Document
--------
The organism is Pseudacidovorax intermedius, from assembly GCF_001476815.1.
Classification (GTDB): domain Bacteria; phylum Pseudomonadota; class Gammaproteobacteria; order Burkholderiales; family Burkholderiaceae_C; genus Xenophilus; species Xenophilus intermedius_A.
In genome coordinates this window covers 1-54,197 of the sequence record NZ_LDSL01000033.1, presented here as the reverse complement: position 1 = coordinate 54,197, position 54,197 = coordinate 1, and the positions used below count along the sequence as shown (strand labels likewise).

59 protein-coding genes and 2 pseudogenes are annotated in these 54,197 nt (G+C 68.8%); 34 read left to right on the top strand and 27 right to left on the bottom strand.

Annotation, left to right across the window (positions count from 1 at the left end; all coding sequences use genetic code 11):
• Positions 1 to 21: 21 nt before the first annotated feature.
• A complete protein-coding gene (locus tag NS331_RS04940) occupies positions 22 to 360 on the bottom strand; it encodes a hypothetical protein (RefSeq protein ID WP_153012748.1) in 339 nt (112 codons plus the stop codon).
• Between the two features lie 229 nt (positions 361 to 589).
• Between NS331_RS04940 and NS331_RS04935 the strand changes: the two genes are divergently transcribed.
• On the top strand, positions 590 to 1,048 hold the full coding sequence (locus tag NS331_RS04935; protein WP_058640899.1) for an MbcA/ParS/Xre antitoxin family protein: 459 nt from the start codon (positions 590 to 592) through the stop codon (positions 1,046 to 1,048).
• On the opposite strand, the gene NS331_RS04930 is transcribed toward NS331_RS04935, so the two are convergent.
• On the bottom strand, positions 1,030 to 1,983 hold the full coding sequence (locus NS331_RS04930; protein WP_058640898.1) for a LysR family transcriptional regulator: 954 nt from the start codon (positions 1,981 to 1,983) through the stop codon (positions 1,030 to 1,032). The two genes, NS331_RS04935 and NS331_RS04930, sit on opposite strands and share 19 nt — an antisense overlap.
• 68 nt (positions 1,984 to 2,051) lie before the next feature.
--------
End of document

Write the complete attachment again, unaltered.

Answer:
The organism is Pseudacidovorax intermedius, from assembly GCF_001476815.1.
Classification (GTDB): domain Bacteria; phylum Pseudomonadota; class Gammaproteobacteria; order Burkholderiales; family Burkholderiaceae_C; genus Xenophilus; species Xenophilus intermedius_A.
In genome coordinates this window covers 1-54,197 of the sequence record NZ_LDSL01000033.1, presented here as the reverse complement: position 1 = coordinate 54,197, position 54,197 = coordinate 1, and the positions used below count along the sequence as shown (strand labels likewise).

59 protein-coding genes and 2 pseudogenes are annotated in these 54,197 nt (G+C 68.8%); 34 read left to right on the top strand and 27 right to left on the bottom strand.

Annotation, left to right across the window (positions count from 1 at the left end; all coding sequences use genetic code 11):
• Positions 1 to 21: 21 nt before the first annotated feature.
• A complete protein-coding gene (locus tag NS331_RS04940) occupies positions 22 to 360 on the bottom strand; it encodes a hypothetical protein (RefSeq protein ID WP_153012748.1) in 339 nt (112 codons plus the stop codon).
• Between the two features lie 229 nt (positions 361 to 589).
• Between NS331_RS04940 and NS331_RS04935 the strand changes: the two genes are divergently transcribed.
• On the top strand, positions 590 to 1,048 hold the full coding sequence (locus tag NS331_RS04935; protein WP_058640899.1) for an MbcA/ParS/Xre antitoxin family protein: 459 nt from the start codon (positions 590 to 592) through the stop codon (positions 1,046 to 1,048).
• On the opposite strand, the gene NS331_RS04930 is transcribed toward NS331_RS04935, so the two are convergent.
• On the bottom strand, positions 1,030 to 1,983 hold the full coding sequence (locus NS331_RS04930; protein WP_058640898.1) for a LysR family transcriptional regulator: 954 nt from the start codon (positions 1,981 to 1,983) through the stop codon (positions 1,030 to 1,032). The two genes, NS331_RS04935 and NS331_RS04930, sit on opposite strands and share 19 nt — an antisense overlap.
• 68 nt (positions 1,984 to 2,051) lie before the next feature.